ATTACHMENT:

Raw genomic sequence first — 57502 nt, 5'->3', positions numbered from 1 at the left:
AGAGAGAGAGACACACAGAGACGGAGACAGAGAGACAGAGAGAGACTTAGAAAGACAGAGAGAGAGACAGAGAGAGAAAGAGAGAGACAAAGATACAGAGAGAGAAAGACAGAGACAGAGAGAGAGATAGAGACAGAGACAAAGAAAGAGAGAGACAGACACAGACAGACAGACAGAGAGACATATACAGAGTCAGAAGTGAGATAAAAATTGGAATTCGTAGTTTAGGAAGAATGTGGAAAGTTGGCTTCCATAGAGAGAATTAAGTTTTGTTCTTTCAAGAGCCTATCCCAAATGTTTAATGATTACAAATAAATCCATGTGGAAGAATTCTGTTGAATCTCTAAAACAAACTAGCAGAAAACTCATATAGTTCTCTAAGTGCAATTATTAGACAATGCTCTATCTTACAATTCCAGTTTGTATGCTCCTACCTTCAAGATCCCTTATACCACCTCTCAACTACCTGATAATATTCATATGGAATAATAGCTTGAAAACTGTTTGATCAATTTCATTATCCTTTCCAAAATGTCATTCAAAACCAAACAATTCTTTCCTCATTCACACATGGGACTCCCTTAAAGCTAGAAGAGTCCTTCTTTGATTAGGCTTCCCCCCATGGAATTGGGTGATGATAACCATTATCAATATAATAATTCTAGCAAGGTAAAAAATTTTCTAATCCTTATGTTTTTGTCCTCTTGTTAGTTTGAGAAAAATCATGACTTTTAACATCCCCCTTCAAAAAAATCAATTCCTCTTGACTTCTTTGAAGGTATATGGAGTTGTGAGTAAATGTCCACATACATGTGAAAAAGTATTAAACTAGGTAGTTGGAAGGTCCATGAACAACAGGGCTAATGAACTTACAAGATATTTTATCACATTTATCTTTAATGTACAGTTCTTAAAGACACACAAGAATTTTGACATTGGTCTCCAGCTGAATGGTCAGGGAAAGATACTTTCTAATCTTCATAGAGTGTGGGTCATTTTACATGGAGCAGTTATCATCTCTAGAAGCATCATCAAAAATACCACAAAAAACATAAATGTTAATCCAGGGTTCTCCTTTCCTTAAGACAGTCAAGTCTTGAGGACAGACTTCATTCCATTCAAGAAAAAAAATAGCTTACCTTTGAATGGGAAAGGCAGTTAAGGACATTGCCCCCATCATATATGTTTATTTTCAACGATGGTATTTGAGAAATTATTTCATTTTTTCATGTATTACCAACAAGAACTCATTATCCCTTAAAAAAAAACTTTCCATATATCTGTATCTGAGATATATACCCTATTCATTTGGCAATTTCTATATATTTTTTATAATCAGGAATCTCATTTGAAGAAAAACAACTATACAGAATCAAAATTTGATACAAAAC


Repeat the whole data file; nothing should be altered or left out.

Raw genomic sequence first — 57502 nt, 5'->3', positions numbered from 1 at the left:
AGAGAGAGAGACACACAGAGACGGAGACAGAGAGACAGAGAGAGACTTAGAAAGACAGAGAGAGAGACAGAGAGAGAAAGAGAGAGACAAAGATACAGAGAGAGAAAGACAGAGACAGAGAGAGAGATAGAGACAGAGACAAAGAAAGAGAGAGACAGACACAGACAGACAGACAGAGAGACATATACAGAGTCAGAAGTGAGATAAAAATTGGAATTCGTAGTTTAGGAAGAATGTGGAAAGTTGGCTTCCATAGAGAGAATTAAGTTTTGTTCTTTCAAGAGCCTATCCCAAATGTTTAATGATTACAAATAAATCCATGTGGAAGAATTCTGTTGAATCTCTAAAACAAACTAGCAGAAAACTCATATAGTTCTCTAAGTGCAATTATTAGACAATGCTCTATCTTACAATTCCAGTTTGTATGCTCCTACCTTCAAGATCCCTTATACCACCTCTCAACTACCTGATAATATTCATATGGAATAATAGCTTGAAAACTGTTTGATCAATTTCATTATCCTTTCCAAAATGTCATTCAAAACCAAACAATTCTTTCCTCATTCACACATGGGACTCCCTTAAAGCTAGAAGAGTCCTTCTTTGATTAGGCTTCCCCCCATGGAATTGGGTGATGATAACCATTATCAATATAATAATTCTAGCAAGGTAAAAAATTTTCTAATCCTTATGTTTTTGTCCTCTTGTTAGTTTGAGAAAAATCATGACTTTTAACATCCCCCTTCAAAAAAATCAATTCCTCTTGACTTCTTTGAAGGTATATGGAGTTGTGAGTAAATGTCCACATACATGTGAAAAAGTATTAAACTAGGTAGTTGGAAGGTCCATGAACAACAGGGCTAATGAACTTACAAGATATTTTATCACATTTATCTTTAATGTACAGTTCTTAAAGACACACAAGAATTTTGACATTGGTCTCCAGCTGAATGGTCAGGGAAAGATACTTTCTAATCTTCATAGAGTGTGGGTCATTTTACATGGAGCAGTTATCATCTCTAGAAGCATCATCAAAAATACCACAAAAAACATAAATGTTAATCCAGGGTTCTCCTTTCCTTAAGACAGTCAAGTCTTGAGGACAGACTTCATTCCATTCAAGAAAAAAAATAGCTTACCTTTGAATGGGAAAGGCAGTTAAGGACATTGCCCCCATCATATATGTTTATTTTCAACGATGGTATTTGAGAAATTATTTCATTTTTTCATGTATTACCAACAAGAACTCATTATCCCTTAAAAAAAAACTTTCCATATATCTGTATCTGAGATATATACCCTATTCATTTGGCAATTTCTATATATTTTTTATAATCAGGAATCTCATTTGAAGAAAAACAACTATACAGAATCAAAATTTGATACAAAAC